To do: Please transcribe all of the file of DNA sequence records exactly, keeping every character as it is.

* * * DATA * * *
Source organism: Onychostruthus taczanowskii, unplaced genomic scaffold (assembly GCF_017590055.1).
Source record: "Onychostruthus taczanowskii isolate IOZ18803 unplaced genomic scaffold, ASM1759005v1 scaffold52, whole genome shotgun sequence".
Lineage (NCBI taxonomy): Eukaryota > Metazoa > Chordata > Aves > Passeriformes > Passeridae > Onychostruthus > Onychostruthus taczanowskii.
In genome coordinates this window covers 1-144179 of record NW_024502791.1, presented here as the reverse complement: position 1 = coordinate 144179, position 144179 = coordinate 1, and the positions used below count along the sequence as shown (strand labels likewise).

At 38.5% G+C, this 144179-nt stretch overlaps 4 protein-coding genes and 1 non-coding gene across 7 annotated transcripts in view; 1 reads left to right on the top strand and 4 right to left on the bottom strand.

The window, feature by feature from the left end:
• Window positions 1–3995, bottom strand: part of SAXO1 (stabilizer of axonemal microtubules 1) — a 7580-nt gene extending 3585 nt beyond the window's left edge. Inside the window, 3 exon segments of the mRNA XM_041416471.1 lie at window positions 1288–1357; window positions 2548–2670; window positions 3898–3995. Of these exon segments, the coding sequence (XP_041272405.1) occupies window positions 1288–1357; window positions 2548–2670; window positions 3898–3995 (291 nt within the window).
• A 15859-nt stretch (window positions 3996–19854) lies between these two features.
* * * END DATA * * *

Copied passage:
Source organism: Onychostruthus taczanowskii, unplaced genomic scaffold (assembly GCF_017590055.1).
Source record: "Onychostruthus taczanowskii isolate IOZ18803 unplaced genomic scaffold, ASM1759005v1 scaffold52, whole genome shotgun sequence".
Lineage (NCBI taxonomy): Eukaryota > Metazoa > Chordata > Aves > Passeriformes > Passeridae > Onychostruthus > Onychostruthus taczanowskii.
In genome coordinates this window covers 1-144179 of record NW_024502791.1, presented here as the reverse complement: position 1 = coordinate 144179, position 144179 = coordinate 1, and the positions used below count along the sequence as shown (strand labels likewise).

At 38.5% G+C, this 144179-nt stretch overlaps 4 protein-coding genes and 1 non-coding gene across 7 annotated transcripts in view; 1 reads left to right on the top strand and 4 right to left on the bottom strand.

The window, feature by feature from the left end:
• Window positions 1–3995, bottom strand: part of SAXO1 (stabilizer of axonemal microtubules 1) — a 7580-nt gene extending 3585 nt beyond the window's left edge. Inside the window, 3 exon segments of the mRNA XM_041416471.1 lie at window positions 1288–1357; window positions 2548–2670; window positions 3898–3995. Of these exon segments, the coding sequence (XP_041272405.1) occupies window positions 1288–1357; window positions 2548–2670; window positions 3898–3995 (291 nt within the window).
• A 15859-nt stretch (window positions 3996–19854) lies between these two features.